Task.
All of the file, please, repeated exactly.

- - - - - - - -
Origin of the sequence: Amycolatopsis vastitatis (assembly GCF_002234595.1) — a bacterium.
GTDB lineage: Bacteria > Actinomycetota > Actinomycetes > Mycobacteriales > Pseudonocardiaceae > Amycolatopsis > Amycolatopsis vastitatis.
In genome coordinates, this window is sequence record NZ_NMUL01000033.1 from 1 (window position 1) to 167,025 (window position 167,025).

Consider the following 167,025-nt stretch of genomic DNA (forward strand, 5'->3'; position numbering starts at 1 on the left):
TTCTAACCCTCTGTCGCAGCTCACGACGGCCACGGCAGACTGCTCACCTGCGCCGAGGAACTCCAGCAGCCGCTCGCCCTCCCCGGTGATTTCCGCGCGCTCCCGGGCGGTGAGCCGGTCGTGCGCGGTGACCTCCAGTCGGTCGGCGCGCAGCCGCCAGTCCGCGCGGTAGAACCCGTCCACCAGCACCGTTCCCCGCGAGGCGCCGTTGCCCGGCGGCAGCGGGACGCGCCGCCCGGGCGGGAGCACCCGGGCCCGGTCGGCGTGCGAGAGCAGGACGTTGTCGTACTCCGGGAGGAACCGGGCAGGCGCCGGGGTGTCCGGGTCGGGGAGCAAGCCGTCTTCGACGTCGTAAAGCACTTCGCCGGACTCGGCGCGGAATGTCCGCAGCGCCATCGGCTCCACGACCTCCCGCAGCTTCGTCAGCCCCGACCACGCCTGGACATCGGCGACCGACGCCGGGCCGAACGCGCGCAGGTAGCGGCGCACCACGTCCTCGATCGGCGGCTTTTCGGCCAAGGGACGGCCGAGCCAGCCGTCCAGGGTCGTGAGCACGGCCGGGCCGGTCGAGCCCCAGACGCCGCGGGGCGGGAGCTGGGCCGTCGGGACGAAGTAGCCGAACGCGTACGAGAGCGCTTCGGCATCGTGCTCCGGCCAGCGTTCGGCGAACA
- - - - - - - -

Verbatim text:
Origin of the sequence: Amycolatopsis vastitatis (assembly GCF_002234595.1) — a bacterium.
GTDB lineage: Bacteria > Actinomycetota > Actinomycetes > Mycobacteriales > Pseudonocardiaceae > Amycolatopsis > Amycolatopsis vastitatis.
In genome coordinates, this window is sequence record NZ_NMUL01000033.1 from 1 (window position 1) to 167,025 (window position 167,025).

Consider the following 167,025-nt stretch of genomic DNA (forward strand, 5'->3'; position numbering starts at 1 on the left):
TTCTAACCCTCTGTCGCAGCTCACGACGGCCACGGCAGACTGCTCACCTGCGCCGAGGAACTCCAGCAGCCGCTCGCCCTCCCCGGTGATTTCCGCGCGCTCCCGGGCGGTGAGCCGGTCGTGCGCGGTGACCTCCAGTCGGTCGGCGCGCAGCCGCCAGTCCGCGCGGTAGAACCCGTCCACCAGCACCGTTCCCCGCGAGGCGCCGTTGCCCGGCGGCAGCGGGACGCGCCGCCCGGGCGGGAGCACCCGGGCCCGGTCGGCGTGCGAGAGCAGGACGTTGTCGTACTCCGGGAGGAACCGGGCAGGCGCCGGGGTGTCCGGGTCGGGGAGCAAGCCGTCTTCGACGTCGTAAAGCACTTCGCCGGACTCGGCGCGGAATGTCCGCAGCGCCATCGGCTCCACGACCTCCCGCAGCTTCGTCAGCCCCGACCACGCCTGGACATCGGCGACCGACGCCGGGCCGAACGCGCGCAGGTAGCGGCGCACCACGTCCTCGATCGGCGGCTTTTCGGCCAAGGGACGGCCGAGCCAGCCGTCCAGGGTCGTGAGCACGGCCGGGCCGGTCGAGCCCCAGACGCCGCGGGGCGGGAGCTGGGCCGTCGGGACGAAGTAGCCGAACGCGTACGAGAGCGCTTCGGCATCGTGCTCCGGCCAGCGTTCGGCGAACA